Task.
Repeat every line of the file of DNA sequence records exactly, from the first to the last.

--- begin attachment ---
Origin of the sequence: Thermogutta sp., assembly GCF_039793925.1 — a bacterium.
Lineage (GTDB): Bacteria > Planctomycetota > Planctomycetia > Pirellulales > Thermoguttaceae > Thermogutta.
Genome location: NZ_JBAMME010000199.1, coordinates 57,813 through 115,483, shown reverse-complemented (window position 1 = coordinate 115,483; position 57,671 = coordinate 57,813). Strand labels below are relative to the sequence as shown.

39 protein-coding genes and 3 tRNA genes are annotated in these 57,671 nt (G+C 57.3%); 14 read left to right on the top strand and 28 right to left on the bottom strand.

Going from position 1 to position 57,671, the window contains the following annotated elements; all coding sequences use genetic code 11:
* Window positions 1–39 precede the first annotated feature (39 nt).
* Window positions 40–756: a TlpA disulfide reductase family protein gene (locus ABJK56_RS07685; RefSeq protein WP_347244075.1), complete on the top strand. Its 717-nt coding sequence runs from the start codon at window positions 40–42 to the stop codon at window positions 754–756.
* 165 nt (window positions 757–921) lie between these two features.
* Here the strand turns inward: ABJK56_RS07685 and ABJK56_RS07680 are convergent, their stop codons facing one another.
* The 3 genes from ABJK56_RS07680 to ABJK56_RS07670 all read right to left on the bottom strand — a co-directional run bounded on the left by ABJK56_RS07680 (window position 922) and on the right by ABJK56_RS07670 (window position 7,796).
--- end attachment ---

Origin of the sequence: Thermogutta sp., assembly GCF_039793925.1 — a bacterium.
Lineage (GTDB): Bacteria > Planctomycetota > Planctomycetia > Pirellulales > Thermoguttaceae > Thermogutta.
Genome location: NZ_JBAMME010000199.1, coordinates 57,813 through 115,483, shown reverse-complemented (window position 1 = coordinate 115,483; position 57,671 = coordinate 57,813). Strand labels below are relative to the sequence as shown.

39 protein-coding genes and 3 tRNA genes are annotated in these 57,671 nt (G+C 57.3%); 14 read left to right on the top strand and 28 right to left on the bottom strand.

Going from position 1 to position 57,671, the window contains the following annotated elements; all coding sequences use genetic code 11:
* Window positions 1–39 precede the first annotated feature (39 nt).
* Window positions 40–756: a TlpA disulfide reductase family protein gene (locus ABJK56_RS07685; RefSeq protein WP_347244075.1), complete on the top strand. Its 717-nt coding sequence runs from the start codon at window positions 40–42 to the stop codon at window positions 754–756.
* 165 nt (window positions 757–921) lie between these two features.
* Here the strand turns inward: ABJK56_RS07685 and ABJK56_RS07680 are convergent, their stop codons facing one another.
* The 3 genes from ABJK56_RS07680 to ABJK56_RS07670 all read right to left on the bottom strand — a co-directional run bounded on the left by ABJK56_RS07680 (window position 922) and on the right by ABJK56_RS07670 (window position 7,796).